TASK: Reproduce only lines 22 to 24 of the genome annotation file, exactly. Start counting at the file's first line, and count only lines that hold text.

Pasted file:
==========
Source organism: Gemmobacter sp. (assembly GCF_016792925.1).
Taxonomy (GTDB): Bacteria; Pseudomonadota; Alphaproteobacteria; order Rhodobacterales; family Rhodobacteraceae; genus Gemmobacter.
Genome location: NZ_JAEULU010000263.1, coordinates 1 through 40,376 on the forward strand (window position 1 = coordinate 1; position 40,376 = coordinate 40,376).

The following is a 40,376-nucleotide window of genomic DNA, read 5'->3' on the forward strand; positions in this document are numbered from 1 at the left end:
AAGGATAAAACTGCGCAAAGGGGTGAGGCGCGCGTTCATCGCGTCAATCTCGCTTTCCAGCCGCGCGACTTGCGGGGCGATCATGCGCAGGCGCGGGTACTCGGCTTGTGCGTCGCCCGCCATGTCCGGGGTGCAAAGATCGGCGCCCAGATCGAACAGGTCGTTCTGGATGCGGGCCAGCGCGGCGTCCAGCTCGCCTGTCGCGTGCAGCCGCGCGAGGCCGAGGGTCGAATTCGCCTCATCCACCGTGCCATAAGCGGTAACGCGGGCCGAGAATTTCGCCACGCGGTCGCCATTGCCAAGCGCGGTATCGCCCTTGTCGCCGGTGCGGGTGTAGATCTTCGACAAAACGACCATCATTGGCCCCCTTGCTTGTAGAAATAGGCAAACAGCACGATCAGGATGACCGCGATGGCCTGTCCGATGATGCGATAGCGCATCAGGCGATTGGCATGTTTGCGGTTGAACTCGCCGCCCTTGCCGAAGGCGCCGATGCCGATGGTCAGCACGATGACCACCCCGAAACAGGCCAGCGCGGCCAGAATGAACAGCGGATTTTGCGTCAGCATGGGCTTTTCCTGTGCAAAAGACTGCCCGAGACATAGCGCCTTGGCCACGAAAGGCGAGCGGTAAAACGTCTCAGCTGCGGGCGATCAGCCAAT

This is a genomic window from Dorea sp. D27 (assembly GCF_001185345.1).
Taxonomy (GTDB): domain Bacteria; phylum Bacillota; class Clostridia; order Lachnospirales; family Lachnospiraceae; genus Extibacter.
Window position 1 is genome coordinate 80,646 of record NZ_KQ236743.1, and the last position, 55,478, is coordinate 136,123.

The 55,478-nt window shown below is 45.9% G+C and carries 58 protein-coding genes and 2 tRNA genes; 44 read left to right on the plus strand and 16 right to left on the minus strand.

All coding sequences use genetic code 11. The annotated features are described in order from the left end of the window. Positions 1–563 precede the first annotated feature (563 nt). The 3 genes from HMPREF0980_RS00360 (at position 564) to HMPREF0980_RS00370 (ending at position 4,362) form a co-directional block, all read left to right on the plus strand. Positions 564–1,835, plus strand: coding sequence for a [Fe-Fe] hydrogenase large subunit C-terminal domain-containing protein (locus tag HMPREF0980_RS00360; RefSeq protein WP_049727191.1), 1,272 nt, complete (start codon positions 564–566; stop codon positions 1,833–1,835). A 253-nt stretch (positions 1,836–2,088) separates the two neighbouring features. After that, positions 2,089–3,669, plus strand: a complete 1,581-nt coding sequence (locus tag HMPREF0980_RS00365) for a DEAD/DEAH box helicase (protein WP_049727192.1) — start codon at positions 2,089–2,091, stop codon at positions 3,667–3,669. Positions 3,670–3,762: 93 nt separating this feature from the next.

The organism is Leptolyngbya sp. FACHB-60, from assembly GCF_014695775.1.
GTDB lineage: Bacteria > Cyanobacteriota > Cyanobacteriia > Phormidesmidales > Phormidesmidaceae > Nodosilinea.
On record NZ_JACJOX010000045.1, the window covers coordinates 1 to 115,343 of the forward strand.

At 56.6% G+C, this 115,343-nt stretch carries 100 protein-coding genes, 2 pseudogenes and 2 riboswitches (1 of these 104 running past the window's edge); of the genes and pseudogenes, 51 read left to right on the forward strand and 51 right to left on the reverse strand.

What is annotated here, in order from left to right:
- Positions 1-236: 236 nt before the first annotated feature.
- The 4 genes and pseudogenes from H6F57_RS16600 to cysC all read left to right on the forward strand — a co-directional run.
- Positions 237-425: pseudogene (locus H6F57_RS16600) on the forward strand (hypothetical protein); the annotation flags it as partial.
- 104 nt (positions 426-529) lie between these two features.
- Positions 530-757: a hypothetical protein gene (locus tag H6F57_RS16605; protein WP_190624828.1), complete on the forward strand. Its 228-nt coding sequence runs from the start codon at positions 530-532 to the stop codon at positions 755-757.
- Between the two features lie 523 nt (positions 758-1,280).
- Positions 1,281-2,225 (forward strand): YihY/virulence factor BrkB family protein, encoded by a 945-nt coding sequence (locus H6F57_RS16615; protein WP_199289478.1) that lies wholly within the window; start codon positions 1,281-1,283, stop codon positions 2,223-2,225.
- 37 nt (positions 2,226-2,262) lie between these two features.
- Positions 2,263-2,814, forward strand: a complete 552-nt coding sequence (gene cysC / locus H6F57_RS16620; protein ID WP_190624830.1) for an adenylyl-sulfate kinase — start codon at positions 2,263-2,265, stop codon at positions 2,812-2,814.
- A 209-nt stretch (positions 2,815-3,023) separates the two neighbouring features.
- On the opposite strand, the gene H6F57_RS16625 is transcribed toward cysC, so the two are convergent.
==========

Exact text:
- Positions 1,281-2,225 (forward strand): YihY/virulence factor BrkB family protein, encoded by a 945-nt coding sequence (locus H6F57_RS16615; protein WP_199289478.1) that lies wholly within the window; start codon positions 1,281-1,283, stop codon positions 2,223-2,225.
- 37 nt (positions 2,226-2,262) lie between these two features.
- Positions 2,263-2,814, forward strand: a complete 552-nt coding sequence (gene cysC / locus H6F57_RS16620; protein ID WP_190624830.1) for an adenylyl-sulfate kinase — start codon at positions 2,263-2,265, stop codon at positions 2,812-2,814.